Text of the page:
Republicans have suggested that they want either steep entitlement cuts or the defunding of ObamaCare in exchange for raising the debt ceiling, and those views appear to have popular support.
The Treasury Department on Wednesday said the $16.7 trillion debt ceiling needed to be lifted by Oct. 17.
According to the survey, 59 percent of Americans believe the deficit is growing compared to last year, while just 10 percent say it is getting smaller.
In fact, the Congressional Budget Office said in July that the deficit was down 37.6 percent from the year before. The CBO estimated at that time that by the end of September, the annual deficit would be $670 billion — significantly below last year's $1.09 trillion.
But the budget deficit is projected to expand in the longer run as the costs of health entitlements rise.
More than half — 56 percent — of those surveyed said that the sequester cuts to the federal budget hurt the economy. By contrast, only a quarter of Americans said they helped.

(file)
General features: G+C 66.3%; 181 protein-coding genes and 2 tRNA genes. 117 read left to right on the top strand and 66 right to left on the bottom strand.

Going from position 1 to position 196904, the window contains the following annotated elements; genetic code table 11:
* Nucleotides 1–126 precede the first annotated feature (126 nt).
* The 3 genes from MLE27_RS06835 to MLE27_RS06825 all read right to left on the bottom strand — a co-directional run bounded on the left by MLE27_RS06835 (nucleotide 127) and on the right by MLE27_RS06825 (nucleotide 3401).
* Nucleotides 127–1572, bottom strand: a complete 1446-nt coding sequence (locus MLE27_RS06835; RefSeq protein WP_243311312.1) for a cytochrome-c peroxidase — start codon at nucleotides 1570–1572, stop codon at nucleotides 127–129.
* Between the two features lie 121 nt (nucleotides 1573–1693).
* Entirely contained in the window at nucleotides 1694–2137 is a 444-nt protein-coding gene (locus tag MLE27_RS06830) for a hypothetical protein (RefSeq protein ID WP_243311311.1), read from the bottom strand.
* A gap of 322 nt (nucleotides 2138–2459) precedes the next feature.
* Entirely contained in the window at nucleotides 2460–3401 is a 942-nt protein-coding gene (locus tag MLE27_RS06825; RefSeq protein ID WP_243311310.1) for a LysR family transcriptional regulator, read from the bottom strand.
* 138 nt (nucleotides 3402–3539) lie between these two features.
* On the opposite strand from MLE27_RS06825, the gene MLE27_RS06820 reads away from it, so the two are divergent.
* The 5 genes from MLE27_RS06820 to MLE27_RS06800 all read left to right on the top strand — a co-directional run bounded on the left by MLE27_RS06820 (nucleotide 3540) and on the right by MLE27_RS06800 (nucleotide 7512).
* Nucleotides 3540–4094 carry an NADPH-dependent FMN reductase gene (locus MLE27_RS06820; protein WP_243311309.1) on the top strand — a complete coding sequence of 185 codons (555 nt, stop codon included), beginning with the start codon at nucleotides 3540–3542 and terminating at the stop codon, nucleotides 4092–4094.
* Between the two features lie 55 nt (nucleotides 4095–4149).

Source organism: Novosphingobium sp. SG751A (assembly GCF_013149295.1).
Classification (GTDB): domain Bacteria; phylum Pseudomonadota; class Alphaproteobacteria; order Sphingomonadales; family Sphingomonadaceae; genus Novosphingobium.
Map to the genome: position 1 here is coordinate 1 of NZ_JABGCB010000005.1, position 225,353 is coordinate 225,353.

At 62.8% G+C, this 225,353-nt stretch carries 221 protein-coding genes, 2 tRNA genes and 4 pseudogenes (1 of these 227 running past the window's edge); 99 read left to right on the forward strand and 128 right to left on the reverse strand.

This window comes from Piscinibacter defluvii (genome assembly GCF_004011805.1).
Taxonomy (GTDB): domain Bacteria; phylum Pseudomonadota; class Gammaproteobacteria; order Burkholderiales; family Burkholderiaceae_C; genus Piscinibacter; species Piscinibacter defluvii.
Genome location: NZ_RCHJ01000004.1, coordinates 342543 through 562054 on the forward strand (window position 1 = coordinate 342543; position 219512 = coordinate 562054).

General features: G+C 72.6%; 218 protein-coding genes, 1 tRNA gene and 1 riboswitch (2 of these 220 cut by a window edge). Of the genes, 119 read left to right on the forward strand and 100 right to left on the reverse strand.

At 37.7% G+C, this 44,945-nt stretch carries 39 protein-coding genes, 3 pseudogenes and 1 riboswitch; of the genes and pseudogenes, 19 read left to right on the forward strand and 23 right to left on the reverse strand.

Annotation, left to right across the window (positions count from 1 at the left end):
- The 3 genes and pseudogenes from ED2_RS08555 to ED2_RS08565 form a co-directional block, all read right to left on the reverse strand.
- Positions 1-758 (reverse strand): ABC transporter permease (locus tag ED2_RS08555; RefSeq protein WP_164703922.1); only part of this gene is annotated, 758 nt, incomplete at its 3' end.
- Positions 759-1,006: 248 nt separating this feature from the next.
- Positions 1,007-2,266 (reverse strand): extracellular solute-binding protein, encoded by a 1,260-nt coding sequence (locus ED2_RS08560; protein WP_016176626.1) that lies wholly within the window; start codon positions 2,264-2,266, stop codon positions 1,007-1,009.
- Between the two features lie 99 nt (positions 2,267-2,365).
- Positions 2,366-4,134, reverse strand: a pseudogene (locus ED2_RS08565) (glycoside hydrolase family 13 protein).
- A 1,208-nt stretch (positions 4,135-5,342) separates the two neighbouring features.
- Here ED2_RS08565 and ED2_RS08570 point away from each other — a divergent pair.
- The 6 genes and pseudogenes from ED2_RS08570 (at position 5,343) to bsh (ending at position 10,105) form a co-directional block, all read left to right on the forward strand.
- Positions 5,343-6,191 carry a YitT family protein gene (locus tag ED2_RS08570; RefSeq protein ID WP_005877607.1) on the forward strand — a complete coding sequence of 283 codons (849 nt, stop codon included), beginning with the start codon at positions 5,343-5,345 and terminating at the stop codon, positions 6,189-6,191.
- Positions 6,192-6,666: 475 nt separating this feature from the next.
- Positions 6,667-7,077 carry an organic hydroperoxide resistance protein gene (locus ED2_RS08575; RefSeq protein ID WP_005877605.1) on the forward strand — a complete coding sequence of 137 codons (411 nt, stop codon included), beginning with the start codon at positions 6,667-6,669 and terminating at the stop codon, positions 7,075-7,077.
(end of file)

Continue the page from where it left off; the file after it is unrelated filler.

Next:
Moreover, 64 percent said they preferred targeted cuts to reduce government spending, rather than the across-the-board cuts mandated by the sequester.
At the same time, two-thirds of Americans said they didn't think anyone in their household would be affected by the cuts. By contrast, three in 10 Americans said someone in their family had been impacted.
The survey also found broad support of reforming Social Security and Medicare to benefit poorer Americans. Of those surveyed, 53 percent backed a proposal to change Social Security so that the wealthier got fewer benefits and the poor got more. Some 59 percent felt the same way about Medicare.